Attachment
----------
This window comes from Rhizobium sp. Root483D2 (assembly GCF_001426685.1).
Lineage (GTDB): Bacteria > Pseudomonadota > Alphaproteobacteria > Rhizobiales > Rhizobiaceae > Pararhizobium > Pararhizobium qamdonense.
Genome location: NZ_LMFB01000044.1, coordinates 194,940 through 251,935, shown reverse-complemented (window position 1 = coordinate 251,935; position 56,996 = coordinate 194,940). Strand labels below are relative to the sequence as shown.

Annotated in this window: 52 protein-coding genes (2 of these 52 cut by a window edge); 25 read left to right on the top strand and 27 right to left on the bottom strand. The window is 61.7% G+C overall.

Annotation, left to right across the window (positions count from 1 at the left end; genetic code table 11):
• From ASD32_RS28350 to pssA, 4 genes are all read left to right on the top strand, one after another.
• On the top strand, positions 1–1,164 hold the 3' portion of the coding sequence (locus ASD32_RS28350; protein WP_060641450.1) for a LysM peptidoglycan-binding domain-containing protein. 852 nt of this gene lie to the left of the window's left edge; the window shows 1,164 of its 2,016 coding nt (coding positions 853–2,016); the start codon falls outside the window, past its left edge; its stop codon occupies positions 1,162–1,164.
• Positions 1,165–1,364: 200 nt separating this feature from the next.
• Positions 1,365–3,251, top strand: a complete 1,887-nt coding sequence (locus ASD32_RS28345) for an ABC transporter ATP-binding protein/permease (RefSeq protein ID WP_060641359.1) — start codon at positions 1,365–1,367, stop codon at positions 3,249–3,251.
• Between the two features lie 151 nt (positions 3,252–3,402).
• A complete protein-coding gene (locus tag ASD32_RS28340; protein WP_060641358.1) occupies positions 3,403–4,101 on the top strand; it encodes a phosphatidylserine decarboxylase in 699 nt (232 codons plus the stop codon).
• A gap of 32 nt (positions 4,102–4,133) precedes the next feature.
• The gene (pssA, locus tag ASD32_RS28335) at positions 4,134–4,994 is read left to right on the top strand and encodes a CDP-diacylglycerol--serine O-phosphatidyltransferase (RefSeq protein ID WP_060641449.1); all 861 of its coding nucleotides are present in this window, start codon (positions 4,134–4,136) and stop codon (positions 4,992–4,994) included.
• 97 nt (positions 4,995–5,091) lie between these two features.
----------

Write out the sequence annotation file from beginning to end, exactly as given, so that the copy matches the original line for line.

This window comes from Rhizobium sp. Root483D2 (assembly GCF_001426685.1).
Lineage (GTDB): Bacteria > Pseudomonadota > Alphaproteobacteria > Rhizobiales > Rhizobiaceae > Pararhizobium > Pararhizobium qamdonense.
Genome location: NZ_LMFB01000044.1, coordinates 194,940 through 251,935, shown reverse-complemented (window position 1 = coordinate 251,935; position 56,996 = coordinate 194,940). Strand labels below are relative to the sequence as shown.

Annotated in this window: 52 protein-coding genes (2 of these 52 cut by a window edge); 25 read left to right on the top strand and 27 right to left on the bottom strand. The window is 61.7% G+C overall.

Annotation, left to right across the window (positions count from 1 at the left end; genetic code table 11):
• From ASD32_RS28350 to pssA, 4 genes are all read left to right on the top strand, one after another.
• On the top strand, positions 1–1,164 hold the 3' portion of the coding sequence (locus ASD32_RS28350; protein WP_060641450.1) for a LysM peptidoglycan-binding domain-containing protein. 852 nt of this gene lie to the left of the window's left edge; the window shows 1,164 of its 2,016 coding nt (coding positions 853–2,016); the start codon falls outside the window, past its left edge; its stop codon occupies positions 1,162–1,164.
• Positions 1,165–1,364: 200 nt separating this feature from the next.
• Positions 1,365–3,251, top strand: a complete 1,887-nt coding sequence (locus ASD32_RS28345) for an ABC transporter ATP-binding protein/permease (RefSeq protein ID WP_060641359.1) — start codon at positions 1,365–1,367, stop codon at positions 3,249–3,251.
• Between the two features lie 151 nt (positions 3,252–3,402).
• A complete protein-coding gene (locus tag ASD32_RS28340; protein WP_060641358.1) occupies positions 3,403–4,101 on the top strand; it encodes a phosphatidylserine decarboxylase in 699 nt (232 codons plus the stop codon).
• A gap of 32 nt (positions 4,102–4,133) precedes the next feature.
• The gene (pssA, locus tag ASD32_RS28335) at positions 4,134–4,994 is read left to right on the top strand and encodes a CDP-diacylglycerol--serine O-phosphatidyltransferase (RefSeq protein ID WP_060641449.1); all 861 of its coding nucleotides are present in this window, start codon (positions 4,134–4,136) and stop codon (positions 4,992–4,994) included.
• 97 nt (positions 4,995–5,091) lie between these two features.